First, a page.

Adrian Graham

J G Ballard’s early novels

I’ve been reading J G Ballard’s early novels. They’re sometimes referred to as his disaster novels. In them, the world is afflicted by a naturally occurring phenomena: hurricanes, rising sea levels, drought, or a crystalline invader.

In The Drowned World (1962) increased solar radiation has melted the ice caps. In The Drought (1964) the lakes, rivers and sea are drying up. And, in The Crystal World (1966) an invasive crystalline form emerges in the African jungle. The novels are classic suspense stories. We know from the title and the tone what’s going to happen. We don’t know how it will play out and what effect it will have on the protagonist. The entropy, chaos and disturbance in the natural world is echoed by the turbulence within the protagonist’s ‘inner landscape’.

In my view, Ballard perfected this formula in High Rise (1975), but it was already there in these stories, like The Drought: To his surprise he noticed that he no longer cast any shadow on to the sand, as if he had at last completed his journey across the margins of the inner landscape he had carried in his mind for so many years.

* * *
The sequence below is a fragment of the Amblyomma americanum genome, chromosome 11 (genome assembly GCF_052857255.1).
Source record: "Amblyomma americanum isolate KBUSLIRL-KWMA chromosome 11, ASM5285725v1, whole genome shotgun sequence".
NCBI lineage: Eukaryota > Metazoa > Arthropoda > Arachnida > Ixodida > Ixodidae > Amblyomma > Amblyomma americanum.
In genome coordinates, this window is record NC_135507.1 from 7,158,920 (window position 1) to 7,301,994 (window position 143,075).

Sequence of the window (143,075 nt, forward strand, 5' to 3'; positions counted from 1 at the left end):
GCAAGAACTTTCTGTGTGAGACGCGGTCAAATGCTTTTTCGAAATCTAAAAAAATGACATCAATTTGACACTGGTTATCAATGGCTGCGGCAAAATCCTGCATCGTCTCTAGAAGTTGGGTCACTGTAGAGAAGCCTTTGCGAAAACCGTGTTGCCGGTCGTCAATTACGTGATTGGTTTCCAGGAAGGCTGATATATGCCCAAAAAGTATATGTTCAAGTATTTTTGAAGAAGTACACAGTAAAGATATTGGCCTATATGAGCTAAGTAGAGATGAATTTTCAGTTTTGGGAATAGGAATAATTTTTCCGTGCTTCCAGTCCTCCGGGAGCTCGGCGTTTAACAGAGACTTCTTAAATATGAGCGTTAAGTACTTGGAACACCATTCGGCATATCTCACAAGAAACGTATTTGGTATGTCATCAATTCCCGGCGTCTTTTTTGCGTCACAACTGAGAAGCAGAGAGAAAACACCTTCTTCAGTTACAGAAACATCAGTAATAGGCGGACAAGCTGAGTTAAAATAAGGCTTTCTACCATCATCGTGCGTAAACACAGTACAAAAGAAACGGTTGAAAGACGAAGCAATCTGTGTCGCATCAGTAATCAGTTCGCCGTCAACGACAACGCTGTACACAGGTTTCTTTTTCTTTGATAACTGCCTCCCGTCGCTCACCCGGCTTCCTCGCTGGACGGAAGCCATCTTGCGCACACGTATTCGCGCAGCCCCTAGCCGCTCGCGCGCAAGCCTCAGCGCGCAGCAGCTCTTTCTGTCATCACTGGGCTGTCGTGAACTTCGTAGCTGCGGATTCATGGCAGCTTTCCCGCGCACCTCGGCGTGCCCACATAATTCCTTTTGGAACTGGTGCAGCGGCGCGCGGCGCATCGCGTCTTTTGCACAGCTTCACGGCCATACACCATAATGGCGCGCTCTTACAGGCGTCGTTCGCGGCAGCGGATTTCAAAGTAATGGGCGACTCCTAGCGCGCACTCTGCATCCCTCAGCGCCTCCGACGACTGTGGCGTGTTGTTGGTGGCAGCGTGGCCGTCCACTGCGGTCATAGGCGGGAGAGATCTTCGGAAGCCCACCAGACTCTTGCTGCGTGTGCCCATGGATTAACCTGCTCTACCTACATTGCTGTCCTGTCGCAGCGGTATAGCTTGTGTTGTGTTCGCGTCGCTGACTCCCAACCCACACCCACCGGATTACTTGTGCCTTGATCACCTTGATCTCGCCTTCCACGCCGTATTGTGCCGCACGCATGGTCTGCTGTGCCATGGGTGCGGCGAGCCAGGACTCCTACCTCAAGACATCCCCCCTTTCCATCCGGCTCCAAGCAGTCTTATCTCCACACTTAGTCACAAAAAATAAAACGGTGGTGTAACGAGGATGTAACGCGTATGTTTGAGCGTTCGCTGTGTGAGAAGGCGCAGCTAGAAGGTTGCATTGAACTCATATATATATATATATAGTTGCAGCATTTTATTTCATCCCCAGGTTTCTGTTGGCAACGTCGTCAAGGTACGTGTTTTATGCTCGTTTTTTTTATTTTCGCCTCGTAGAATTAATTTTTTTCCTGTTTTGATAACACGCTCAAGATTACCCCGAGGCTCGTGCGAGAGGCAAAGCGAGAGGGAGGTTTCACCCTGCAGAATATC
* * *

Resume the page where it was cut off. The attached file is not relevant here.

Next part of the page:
The disaster stories are a strange mix of genre fiction, literary fiction, and satire. At one point in The Drowned World, characters attend a dinner party dressed in tuxedos. There’s a tongue-in-cheek ridiculousness as the characters try to maintain appearances.

Ballard’s work also has a strong autobiographical element. The protagonists face surreal and traumatic experiences, which can be viewed as metaphors for his own troubled childhood experiences. In a way, his protagonists were versions of James Graham Ballard.

The downside of a novel like The Crystal World is that women and Africans (in a story that’s set in Africa) are bit part players. On the up side, The Crystal World is Annihilation (2014) almost forty years before Annihilation.

The disaster novels are sandwiched between cheesy Hollywood disaster B-movies of the 1950s, like When Worlds Collide (1951), and the disaster movies of the 1970s. As an example of mid-century science fiction, John Wyndham’s iconic The Day of the Triffids (1951) offers a more engaging story. Ballard’s disaster fiction is akin to Existentialist theatre. He’s interested in the psychology of the mind, the ‘inner landscape’. The protagonists tend to hang around, waiting for the end to come. The descriptions are particularly rich, so good they seem incongruous within a genre type of story. This sets up an ongoing tension – are the novels genre science fiction (speculative fiction) or literary fiction? Labels aside, these stories are really about psychological trauma, which puts them more into the realm of literary fiction for me.

Miracles of Life

Miracles of Life is J G Ballard’s autobiography. Written shortly before his death, it covers his life, and the effects that his childhood experiences had on him.